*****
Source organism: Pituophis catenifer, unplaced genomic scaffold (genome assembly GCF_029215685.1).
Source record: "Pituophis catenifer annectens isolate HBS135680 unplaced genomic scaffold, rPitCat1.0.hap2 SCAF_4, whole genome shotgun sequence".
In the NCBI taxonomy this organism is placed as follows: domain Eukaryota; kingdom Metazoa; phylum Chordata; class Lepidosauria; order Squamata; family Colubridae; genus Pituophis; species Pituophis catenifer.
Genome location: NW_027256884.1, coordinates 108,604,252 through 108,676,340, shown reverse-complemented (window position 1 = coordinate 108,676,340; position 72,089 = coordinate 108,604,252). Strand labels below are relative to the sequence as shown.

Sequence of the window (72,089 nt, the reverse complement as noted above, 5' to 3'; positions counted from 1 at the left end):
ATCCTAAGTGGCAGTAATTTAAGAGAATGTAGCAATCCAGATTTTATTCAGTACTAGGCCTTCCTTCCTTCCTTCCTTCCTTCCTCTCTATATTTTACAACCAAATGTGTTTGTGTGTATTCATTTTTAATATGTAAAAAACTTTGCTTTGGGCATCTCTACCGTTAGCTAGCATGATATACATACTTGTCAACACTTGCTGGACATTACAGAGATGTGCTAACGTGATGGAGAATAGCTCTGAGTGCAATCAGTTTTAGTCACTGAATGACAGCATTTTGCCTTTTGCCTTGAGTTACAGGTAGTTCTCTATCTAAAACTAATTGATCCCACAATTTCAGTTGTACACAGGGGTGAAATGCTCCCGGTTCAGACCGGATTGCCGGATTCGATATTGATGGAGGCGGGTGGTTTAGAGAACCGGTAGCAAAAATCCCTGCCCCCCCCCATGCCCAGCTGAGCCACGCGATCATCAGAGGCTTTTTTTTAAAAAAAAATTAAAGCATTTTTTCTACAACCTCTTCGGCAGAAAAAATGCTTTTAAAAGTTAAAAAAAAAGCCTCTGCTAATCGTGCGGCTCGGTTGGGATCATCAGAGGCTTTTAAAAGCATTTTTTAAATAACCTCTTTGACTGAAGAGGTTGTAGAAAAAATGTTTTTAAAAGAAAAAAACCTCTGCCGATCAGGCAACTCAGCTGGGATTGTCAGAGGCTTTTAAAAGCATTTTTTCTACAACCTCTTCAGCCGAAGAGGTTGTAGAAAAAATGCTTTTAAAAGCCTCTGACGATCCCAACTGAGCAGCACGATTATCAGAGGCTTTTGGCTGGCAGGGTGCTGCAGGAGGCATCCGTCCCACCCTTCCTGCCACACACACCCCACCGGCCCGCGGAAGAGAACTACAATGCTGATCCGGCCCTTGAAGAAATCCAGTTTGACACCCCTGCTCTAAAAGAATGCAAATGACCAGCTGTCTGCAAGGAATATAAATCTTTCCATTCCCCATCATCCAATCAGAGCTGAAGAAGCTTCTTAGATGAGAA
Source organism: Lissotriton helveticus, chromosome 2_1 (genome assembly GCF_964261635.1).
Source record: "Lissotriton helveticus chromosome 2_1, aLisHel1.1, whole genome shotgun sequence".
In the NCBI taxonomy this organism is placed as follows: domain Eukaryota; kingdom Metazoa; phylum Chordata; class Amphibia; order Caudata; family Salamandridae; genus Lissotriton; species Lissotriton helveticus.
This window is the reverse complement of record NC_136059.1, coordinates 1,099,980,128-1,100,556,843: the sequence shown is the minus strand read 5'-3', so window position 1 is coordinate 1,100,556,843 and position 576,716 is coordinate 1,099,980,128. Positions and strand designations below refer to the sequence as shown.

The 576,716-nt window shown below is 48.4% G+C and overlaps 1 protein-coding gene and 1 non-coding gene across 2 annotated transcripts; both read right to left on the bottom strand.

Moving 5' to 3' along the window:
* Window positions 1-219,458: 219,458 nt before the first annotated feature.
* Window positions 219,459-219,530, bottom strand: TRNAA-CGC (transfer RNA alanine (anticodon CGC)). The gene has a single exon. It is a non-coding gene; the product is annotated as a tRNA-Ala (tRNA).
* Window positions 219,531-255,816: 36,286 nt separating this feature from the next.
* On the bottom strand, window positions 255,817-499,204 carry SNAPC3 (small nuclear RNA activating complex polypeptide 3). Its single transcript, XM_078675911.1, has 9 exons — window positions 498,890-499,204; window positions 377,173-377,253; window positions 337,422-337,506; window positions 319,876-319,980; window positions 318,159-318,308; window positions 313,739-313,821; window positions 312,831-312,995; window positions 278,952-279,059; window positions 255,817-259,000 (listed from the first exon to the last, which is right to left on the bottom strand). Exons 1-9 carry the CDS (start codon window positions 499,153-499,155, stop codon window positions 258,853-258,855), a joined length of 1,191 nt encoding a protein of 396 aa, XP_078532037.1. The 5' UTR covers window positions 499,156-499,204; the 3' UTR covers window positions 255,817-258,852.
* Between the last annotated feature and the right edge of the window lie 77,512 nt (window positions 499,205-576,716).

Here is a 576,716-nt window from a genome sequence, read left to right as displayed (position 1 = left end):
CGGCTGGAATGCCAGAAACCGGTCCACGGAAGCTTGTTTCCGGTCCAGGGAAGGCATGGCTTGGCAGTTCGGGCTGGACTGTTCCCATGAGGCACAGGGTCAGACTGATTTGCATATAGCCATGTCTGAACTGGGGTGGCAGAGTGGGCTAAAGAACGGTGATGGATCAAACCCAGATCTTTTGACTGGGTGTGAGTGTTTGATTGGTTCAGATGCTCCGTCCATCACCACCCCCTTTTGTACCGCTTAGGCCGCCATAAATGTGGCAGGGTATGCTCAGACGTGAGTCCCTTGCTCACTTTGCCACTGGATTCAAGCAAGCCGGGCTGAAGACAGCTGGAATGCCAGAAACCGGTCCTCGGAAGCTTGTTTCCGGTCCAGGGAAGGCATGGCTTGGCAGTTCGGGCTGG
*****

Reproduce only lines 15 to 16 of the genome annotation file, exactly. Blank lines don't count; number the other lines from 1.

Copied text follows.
* Window positions 219,531-255,816: 36,286 nt separating this feature from the next.
* On the bottom strand, window positions 255,817-499,204 carry SNAPC3 (small nuclear RNA activating complex polypeptide 3). Its single transcript, XM_078675911.1, has 9 exons — window positions 498,890-499,204; window positions 377,173-377,253; window positions 337,422-337,506; window positions 319,876-319,980; window positions 318,159-318,308; window positions 313,739-313,821; window positions 312,831-312,995; window positions 278,952-279,059; window positions 255,817-259,000 (listed from the first exon to the last, which is right to left on the bottom strand). Exons 1-9 carry the CDS (start codon window positions 499,153-499,155, stop codon window positions 258,853-258,855), a joined length of 1,191 nt encoding a protein of 396 aa, XP_078532037.1. The 5' UTR covers window positions 499,156-499,204; the 3' UTR covers window positions 255,817-258,852.